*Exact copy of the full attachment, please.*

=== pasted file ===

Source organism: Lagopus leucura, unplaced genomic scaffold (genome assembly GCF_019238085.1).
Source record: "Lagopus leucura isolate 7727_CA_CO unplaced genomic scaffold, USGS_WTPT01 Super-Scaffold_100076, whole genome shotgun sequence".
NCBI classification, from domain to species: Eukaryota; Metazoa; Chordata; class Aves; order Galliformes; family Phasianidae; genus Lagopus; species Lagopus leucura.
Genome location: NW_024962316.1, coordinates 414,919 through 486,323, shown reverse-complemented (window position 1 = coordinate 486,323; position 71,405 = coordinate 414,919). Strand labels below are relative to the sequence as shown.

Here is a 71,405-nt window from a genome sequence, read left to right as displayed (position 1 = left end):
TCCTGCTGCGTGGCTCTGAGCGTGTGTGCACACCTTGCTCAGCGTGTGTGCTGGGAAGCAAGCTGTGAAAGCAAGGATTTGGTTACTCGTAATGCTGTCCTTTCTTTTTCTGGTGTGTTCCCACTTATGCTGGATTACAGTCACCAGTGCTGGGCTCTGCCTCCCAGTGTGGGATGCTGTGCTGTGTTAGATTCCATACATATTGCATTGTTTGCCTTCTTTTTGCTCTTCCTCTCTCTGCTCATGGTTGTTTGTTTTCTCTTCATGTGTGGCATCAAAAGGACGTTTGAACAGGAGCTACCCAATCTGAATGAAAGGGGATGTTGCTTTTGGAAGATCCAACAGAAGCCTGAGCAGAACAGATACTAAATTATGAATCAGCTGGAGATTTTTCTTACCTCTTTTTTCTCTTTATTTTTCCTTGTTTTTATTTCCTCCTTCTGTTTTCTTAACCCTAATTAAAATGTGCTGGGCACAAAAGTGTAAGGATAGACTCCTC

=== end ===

Source organism: Lagopus leucura, unplaced genomic scaffold (genome assembly GCF_019238085.1).
Source record: "Lagopus leucura isolate 7727_CA_CO unplaced genomic scaffold, USGS_WTPT01 Super-Scaffold_100076, whole genome shotgun sequence".
NCBI classification, from domain to species: Eukaryota; Metazoa; Chordata; class Aves; order Galliformes; family Phasianidae; genus Lagopus; species Lagopus leucura.
Genome location: NW_024962316.1, coordinates 414,919 through 486,323, shown reverse-complemented (window position 1 = coordinate 486,323; position 71,405 = coordinate 414,919). Strand labels below are relative to the sequence as shown.

Here is a 71,405-nt window from a genome sequence, read left to right as displayed (position 1 = left end):
TCCTGCTGCGTGGCTCTGAGCGTGTGTGCACACCTTGCTCAGCGTGTGTGCTGGGAAGCAAGCTGTGAAAGCAAGGATTTGGTTACTCGTAATGCTGTCCTTTCTTTTTCTGGTGTGTTCCCACTTATGCTGGATTACAGTCACCAGTGCTGGGCTCTGCCTCCCAGTGTGGGATGCTGTGCTGTGTTAGATTCCATACATATTGCATTGTTTGCCTTCTTTTTGCTCTTCCTCTCTCTGCTCATGGTTGTTTGTTTTCTCTTCATGTGTGGCATCAAAAGGACGTTTGAACAGGAGCTACCCAATCTGAATGAAAGGGGATGTTGCTTTTGGAAGATCCAACAGAAGCCTGAGCAGAACAGATACTAAATTATGAATCAGCTGGAGATTTTTCTTACCTCTTTTTTCTCTTTATTTTTCCTTGTTTTTATTTCCTCCTTCTGTTTTCTTAACCCTAATTAAAATGTGCTGGGCACAAAAGTGTAAGGATAGACTCCTC